Theatre of the Mind
Stargate abandons the imperial system. Huzzah! It’s not 1970, and measuring things in inches feels a bit retro. Yeah, I know it’s still common in civilian life in the States. But not here. Nor in space.
Additionally, given the game has a greater likelihood of ranged fighting, Wyvern excepts that grid-battle maps might not work as well, or larger grids are needed, they find time to discuss this.
Progress comes not from shooting Replicators but from completing missions. You get around about 4 mission points for each.
Races and classes
I wondered how the Stargate RPG would tackle biological essentialism.
Yes, I know. Someone just spat out their tea, rolled their eyes and stormed off in a huff.
Biological essentialism is what fantasy RPGs are butting their heads against as people look for more mature and nuanced games, but sci-fi stories (not just RPGs) are a bit behind. It’s the idea that all Klingons are war-like, not because of culture, but because all Klingons are born that way.
Biological essentialism is the idea that whole alien races are just carbon copies of a template. You might care about that as a reflection of today’s social adjustments. You might care about that because it makes for boring stories.
You might not care and, here’s the thing, I don’t think Wyvern Gaming did. I sense they cared about staying true to the show and turning it into a good RPG.
I think they get a pass with rights and wrongs. Your tolerance will vary, but nothing here alarms me.
In particular, most races get at least two types of personality. The new race, the Aturen, come in “Aturen” and “Noxian Pacifist”, thus proving not all Aturen are Noxian Pacifists. However, all Aturen get either Wisdom +2 or Charisma +2. That’s against the direction in which Wizards are pushing D&D. Are Aturens born wise? Or is their culture that makes them so?
Humans, though, Earth-like humans, get either Intelligence +2 or Charisma +2. In contrast, Tollan-Humans get +2 Intelligence or +2 Wisdom, or so forth.
The races in the game are;
I thought I’d seen all of Stargate, not religiously so, but I’ve no memory of the Unas at all! One of the things I like about the game, which I hope Wyvern will appreciate, is that it can become a Stargate SG-1 reference.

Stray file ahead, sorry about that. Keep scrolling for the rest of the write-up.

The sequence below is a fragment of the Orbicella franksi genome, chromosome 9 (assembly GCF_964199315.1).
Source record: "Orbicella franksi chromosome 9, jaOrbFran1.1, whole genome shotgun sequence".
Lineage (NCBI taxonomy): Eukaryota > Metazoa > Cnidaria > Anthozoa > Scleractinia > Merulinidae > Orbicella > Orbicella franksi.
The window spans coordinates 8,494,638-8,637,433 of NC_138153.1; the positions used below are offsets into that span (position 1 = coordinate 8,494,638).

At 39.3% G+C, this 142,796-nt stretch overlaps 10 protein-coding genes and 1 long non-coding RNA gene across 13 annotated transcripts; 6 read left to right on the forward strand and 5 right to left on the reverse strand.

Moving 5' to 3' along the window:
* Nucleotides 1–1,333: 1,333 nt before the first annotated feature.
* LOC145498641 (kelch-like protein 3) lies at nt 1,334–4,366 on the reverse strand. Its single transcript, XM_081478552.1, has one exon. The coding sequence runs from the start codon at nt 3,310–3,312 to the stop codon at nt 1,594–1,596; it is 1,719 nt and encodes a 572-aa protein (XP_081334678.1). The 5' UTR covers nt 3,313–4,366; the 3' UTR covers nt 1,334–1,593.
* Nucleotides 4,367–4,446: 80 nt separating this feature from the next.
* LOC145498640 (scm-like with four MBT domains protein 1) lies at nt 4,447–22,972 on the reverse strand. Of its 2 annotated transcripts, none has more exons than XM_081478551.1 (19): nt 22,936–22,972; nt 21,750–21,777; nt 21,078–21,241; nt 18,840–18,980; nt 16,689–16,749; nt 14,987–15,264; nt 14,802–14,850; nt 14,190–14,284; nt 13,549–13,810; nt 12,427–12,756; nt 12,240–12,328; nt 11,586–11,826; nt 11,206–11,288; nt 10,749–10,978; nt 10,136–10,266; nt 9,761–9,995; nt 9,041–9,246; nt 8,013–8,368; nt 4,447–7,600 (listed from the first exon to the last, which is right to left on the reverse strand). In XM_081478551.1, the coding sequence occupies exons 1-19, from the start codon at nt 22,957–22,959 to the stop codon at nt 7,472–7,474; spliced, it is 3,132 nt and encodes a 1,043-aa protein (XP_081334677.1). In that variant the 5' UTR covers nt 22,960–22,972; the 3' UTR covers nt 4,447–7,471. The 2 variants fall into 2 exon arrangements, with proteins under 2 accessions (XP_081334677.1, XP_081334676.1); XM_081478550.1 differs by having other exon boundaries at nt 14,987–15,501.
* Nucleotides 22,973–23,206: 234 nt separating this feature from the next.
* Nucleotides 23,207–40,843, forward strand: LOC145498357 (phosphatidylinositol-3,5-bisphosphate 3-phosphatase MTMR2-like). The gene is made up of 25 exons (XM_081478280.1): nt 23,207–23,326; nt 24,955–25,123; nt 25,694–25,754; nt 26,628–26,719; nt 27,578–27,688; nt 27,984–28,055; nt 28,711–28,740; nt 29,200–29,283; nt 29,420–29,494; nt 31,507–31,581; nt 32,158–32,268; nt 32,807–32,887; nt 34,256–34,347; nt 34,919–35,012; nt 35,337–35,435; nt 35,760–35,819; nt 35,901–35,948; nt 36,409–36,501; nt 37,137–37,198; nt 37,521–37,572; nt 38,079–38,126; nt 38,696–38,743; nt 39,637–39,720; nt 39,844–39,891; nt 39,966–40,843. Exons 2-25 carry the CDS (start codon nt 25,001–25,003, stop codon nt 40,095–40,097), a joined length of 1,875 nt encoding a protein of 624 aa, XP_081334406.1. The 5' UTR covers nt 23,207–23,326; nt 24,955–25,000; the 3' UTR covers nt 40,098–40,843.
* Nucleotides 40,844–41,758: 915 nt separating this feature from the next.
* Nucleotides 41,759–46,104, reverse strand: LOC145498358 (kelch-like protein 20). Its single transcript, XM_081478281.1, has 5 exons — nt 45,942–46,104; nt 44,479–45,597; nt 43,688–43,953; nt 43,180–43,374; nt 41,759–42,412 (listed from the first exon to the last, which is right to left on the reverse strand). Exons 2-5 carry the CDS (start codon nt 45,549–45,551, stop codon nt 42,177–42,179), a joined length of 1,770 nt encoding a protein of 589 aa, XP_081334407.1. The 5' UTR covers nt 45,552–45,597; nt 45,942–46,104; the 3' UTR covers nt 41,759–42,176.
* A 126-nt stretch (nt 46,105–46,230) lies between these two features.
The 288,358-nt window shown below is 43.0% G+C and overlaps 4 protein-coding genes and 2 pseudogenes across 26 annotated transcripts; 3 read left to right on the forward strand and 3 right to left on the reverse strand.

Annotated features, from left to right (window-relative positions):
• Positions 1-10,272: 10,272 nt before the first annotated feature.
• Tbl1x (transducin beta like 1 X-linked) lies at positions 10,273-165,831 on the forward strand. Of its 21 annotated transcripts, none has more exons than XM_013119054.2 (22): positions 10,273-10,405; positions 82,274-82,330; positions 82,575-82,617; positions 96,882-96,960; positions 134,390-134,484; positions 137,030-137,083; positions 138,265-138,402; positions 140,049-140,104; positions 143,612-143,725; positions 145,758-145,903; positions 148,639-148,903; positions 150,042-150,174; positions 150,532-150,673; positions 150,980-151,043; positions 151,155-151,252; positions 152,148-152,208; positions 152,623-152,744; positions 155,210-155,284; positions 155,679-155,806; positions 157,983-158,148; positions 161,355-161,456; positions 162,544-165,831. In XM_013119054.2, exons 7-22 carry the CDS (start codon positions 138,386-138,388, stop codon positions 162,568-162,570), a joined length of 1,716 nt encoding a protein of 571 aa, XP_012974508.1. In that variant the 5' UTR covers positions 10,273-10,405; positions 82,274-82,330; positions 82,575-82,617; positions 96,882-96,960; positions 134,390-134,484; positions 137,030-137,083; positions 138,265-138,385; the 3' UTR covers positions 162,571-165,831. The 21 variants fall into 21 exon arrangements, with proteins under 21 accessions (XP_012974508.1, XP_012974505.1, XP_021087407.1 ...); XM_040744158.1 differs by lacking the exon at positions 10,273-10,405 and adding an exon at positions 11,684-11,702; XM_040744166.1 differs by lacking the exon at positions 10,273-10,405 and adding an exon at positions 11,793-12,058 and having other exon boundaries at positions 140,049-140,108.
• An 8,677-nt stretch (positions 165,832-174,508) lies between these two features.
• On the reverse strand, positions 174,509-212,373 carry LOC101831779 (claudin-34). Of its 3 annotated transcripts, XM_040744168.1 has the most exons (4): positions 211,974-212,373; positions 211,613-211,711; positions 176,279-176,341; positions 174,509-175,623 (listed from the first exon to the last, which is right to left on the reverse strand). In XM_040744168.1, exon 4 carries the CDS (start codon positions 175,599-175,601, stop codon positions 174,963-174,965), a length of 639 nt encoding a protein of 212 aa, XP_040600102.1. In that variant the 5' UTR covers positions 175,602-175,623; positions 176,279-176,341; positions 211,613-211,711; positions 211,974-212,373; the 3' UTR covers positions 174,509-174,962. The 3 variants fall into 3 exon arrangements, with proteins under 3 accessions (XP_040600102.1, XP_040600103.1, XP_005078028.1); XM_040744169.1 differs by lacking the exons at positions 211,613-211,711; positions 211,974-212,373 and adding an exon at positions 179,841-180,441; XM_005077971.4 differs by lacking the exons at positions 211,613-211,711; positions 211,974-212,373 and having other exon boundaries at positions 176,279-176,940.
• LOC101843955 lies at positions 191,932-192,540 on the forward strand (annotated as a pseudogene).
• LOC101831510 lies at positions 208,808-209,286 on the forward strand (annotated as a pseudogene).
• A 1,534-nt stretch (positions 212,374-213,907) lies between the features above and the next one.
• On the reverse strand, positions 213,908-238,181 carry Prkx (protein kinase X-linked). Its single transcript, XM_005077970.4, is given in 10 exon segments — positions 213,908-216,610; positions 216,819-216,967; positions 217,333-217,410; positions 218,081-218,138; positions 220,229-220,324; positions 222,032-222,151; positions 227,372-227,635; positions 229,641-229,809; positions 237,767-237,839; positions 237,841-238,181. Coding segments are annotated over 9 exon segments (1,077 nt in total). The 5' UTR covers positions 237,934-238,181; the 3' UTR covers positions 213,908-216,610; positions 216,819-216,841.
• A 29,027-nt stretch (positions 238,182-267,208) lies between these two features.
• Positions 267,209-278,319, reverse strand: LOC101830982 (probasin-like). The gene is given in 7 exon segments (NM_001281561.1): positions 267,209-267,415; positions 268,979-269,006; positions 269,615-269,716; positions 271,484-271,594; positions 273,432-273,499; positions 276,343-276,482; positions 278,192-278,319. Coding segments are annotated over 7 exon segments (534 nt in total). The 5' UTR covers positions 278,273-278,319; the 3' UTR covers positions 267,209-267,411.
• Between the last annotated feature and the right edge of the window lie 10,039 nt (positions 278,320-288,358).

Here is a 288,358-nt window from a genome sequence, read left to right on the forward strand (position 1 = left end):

On a similar theme as “are all aliens the same?” Stargate the RPG has three sets of possible origins for characters. You pick two.
There’s the Biome Origin so that your character could come from a desert (not a desert planet, but a desert part of a planet), or starship, or lunar surface, etc.
There’s a Background Origin because your character was a Former Host, Enslaved or a Freedom Fighter.
There’s also the Racial Origins which feels very much like Cultural Origins because your character could be a Tok’ra Spy or Tau’ri Military. They’re not in this book, but I infer other Tok’ra options are not a spy. Surely these could also be a Background Origin?
There are a half-dozen Classes that represent what your character does at Stargate Phoenix;
It’s been an age since I played an RPG with Tech Levels, but I have one here in Stargate!
In essence, since you get those episodes that might have been set at a Ren Faire and the occasional high-tech one, there’s a range of weapons, armour, and so on that could quickly fill a 600-page book. Tech levels help add some structure.
There are some optional rules. For example, armour that’s two Tech Levels higher than the weapon attacking it might have extra resistance. My flint knife might not be very effective against your stab vest, but my mono-fibre blade will be.
There’s not 600-pages worth of tech here. The Stargate RPG is just shy of 400-pages, at about 369 (about ten of those are Kickstarter shoutouts – you can see me there).
The Stargate Universe
Since we’re talking about page counts, your character generation and equipment is done by about page 110.
The next chapter talks about encounters from a mechanics point of view; Plot Mechanics, and Action Mechanics, which we’ve touched on already.
Then, halfway through the book, on page 168, we get into the Stargate Program Brief.